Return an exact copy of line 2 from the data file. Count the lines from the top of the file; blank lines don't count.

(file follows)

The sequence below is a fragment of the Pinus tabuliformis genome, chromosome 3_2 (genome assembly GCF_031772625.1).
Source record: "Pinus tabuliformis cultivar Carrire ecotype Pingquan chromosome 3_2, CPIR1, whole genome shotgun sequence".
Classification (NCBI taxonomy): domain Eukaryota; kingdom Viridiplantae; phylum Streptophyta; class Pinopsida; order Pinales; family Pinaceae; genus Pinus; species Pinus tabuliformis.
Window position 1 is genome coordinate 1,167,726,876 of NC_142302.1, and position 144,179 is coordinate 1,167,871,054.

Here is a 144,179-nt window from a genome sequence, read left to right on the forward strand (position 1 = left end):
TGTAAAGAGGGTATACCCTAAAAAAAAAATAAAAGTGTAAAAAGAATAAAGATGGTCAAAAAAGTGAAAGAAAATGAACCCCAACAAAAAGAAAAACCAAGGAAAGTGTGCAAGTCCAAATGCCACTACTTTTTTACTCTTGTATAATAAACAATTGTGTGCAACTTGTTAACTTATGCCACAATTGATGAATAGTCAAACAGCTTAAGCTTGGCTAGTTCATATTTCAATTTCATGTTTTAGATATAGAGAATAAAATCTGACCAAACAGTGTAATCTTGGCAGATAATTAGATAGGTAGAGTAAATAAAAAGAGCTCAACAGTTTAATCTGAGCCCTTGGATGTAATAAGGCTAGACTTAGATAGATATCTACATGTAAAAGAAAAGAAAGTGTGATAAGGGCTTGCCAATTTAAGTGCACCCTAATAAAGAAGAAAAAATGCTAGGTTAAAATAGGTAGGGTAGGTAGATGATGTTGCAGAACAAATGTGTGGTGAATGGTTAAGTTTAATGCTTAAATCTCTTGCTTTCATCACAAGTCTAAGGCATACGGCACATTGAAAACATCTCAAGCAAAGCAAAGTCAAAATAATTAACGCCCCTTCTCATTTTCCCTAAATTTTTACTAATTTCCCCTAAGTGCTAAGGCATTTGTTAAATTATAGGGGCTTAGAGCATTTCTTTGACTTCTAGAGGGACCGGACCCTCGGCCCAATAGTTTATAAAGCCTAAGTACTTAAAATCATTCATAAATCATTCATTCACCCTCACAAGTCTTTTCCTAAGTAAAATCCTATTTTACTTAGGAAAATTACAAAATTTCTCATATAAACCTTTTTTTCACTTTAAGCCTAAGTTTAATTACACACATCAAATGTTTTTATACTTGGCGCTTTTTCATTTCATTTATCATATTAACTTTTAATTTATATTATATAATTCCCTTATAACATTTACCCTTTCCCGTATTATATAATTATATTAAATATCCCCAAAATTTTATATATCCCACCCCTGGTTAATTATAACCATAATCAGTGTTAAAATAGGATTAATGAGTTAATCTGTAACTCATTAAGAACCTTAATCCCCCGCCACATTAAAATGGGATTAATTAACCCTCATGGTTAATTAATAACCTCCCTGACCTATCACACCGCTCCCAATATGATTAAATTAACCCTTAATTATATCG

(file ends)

Source record: "Pinus tabuliformis cultivar Carrire ecotype Pingquan chromosome 3_2, CPIR1, whole genome shotgun sequence".